What is asexuality?

Asexuality is a sexual identity that is often misunderstood and can sometimes feel confusing. Understanding what asexuality is can help you to better understand yourself and those around you.

This can help if:

  • you think you might be asexual

  • you know someone who might be or identifies as asexual

  • you identify as asexual and want to learn more.

An asexuality awareness march with young people smiling and holding flags and signs on an urban street.

What does ‘asexual’ mean? 

The term ‘asexuality’, or ‘ace’ for short, means not feeling sexual attraction to others. It’s all about experiencing no – or very little – physical desire for sex, but it doesn’t automatically mean a disinterest in love, romantic relationships or sexual pleasure. Asexuality can be experienced on a spectrum that includes, but isn’t limited to, the following identities:

  • Demisexual: where someone may experience sexual attraction only when a deep emotional bond is established.

  • Graysexual: where someone rarely experiences sexual attraction or it’s a weak or ambiguous attraction. 

  • Aceflux: where someone fluctuates across the spectrum.

  • Fraysexual: where someone can feel sexual attraction to a person they’re not deeply connected to, but the attraction disappears once a connection is established.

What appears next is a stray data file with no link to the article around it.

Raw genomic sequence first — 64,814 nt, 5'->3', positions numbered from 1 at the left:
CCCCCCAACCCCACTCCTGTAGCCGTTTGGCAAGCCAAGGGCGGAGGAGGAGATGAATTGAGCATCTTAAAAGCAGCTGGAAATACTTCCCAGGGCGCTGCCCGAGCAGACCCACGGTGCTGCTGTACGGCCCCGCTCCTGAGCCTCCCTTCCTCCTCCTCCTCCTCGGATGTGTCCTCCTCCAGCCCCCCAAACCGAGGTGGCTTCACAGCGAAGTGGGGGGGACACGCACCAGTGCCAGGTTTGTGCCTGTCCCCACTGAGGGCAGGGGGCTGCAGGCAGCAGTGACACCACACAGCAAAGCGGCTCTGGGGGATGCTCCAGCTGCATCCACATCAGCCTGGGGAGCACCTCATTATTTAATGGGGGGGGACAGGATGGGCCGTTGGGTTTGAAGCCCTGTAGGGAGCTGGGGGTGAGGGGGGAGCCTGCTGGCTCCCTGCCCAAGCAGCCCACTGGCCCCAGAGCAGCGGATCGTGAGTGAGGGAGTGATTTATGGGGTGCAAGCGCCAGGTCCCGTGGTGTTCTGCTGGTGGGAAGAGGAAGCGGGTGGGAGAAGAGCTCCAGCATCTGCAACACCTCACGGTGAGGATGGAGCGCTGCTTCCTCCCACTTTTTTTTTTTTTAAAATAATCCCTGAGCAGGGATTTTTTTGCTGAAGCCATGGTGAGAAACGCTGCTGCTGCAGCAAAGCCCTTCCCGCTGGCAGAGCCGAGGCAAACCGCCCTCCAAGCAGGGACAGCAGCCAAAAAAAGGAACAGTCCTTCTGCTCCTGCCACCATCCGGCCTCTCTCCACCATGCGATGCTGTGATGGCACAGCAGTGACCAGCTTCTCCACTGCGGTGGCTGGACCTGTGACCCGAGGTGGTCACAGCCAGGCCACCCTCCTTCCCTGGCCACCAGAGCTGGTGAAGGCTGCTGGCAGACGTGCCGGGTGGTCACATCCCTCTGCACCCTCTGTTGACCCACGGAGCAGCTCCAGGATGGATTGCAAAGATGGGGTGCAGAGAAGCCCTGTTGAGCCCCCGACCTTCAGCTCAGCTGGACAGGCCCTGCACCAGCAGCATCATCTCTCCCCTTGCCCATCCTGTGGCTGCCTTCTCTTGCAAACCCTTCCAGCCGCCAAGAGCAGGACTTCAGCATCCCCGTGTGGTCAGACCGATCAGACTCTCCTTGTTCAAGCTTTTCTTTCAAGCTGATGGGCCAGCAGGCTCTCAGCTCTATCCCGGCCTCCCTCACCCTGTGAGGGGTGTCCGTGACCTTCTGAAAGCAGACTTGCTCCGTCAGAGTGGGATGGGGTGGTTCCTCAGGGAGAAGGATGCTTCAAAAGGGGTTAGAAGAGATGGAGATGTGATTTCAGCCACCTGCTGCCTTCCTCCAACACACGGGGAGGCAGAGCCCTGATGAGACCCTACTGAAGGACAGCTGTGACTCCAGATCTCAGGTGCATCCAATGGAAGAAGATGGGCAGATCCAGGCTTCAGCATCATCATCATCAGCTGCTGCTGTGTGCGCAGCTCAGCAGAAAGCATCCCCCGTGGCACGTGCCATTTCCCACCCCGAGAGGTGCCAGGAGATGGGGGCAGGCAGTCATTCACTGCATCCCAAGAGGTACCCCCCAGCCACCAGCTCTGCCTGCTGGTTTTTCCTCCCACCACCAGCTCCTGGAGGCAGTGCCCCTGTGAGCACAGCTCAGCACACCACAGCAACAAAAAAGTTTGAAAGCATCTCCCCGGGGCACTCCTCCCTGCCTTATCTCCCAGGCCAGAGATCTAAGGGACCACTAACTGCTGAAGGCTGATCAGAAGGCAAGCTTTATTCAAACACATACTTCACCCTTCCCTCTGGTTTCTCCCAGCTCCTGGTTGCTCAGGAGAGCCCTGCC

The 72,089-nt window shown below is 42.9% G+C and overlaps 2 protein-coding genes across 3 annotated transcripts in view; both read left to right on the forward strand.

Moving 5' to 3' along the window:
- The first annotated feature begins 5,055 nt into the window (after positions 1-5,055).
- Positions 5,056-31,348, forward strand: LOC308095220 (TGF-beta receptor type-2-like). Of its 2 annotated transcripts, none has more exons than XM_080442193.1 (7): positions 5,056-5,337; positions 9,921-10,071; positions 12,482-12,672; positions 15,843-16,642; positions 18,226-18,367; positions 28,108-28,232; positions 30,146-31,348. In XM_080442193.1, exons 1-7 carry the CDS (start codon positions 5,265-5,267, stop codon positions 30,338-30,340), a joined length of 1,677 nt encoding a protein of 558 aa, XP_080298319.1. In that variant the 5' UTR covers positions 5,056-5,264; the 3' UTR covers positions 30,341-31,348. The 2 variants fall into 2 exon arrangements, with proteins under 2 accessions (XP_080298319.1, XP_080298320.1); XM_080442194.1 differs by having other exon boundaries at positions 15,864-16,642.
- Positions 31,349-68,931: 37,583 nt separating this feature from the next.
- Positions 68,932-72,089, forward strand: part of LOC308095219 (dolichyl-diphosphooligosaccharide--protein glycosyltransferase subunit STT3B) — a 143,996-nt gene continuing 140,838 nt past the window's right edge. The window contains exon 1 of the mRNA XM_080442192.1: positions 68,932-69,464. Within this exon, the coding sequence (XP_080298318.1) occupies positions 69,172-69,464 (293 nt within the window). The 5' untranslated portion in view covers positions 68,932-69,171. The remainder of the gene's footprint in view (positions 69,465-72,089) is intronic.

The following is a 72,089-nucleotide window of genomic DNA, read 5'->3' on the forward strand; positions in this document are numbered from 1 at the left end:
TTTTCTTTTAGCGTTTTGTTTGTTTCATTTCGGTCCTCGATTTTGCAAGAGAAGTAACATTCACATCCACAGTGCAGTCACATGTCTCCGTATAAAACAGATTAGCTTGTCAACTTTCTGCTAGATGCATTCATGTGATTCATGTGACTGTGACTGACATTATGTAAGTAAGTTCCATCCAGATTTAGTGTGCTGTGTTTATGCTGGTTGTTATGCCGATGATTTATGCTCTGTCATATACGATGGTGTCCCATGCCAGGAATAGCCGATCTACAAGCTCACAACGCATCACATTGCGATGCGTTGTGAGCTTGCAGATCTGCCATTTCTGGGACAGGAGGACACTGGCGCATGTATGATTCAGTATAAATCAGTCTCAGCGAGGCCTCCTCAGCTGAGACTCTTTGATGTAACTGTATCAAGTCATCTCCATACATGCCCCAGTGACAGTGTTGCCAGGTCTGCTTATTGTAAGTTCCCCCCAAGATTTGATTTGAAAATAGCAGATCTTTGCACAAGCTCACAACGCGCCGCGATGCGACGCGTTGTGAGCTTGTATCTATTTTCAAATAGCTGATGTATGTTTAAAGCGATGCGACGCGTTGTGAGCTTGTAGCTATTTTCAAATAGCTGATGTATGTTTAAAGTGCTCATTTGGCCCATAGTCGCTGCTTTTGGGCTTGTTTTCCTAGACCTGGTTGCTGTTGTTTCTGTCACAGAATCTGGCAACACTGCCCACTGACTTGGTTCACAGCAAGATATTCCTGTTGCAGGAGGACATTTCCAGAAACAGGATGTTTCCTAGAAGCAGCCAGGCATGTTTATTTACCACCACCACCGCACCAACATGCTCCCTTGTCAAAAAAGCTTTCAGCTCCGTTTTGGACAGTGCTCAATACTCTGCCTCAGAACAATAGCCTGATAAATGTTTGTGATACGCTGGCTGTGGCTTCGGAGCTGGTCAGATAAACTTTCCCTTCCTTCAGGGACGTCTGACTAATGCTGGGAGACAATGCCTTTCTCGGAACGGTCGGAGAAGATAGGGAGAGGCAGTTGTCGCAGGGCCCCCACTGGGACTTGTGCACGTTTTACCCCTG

• Reciprocisexual: where someone doesn’t experience sexual attraction until they know for sure the other person is attracted to them.

  • Cupiosexual: where someone doesn’t experience sexual attraction but still wants a sexual relationship.

  • Ansexual: where someone lacks any kind of interest in sexual pleasure, attraction or interaction.

You can head here for more details on the different identities on the asexual spectrum.

What’s the difference between being asexual and being aromantic?

While being asexual means not feeling sexual attraction, being aromantic means not feeling a romantic attraction to anyone. Sometimes a person can be both asexual and aromantic, known as 'aroace', but they can also be just one of these.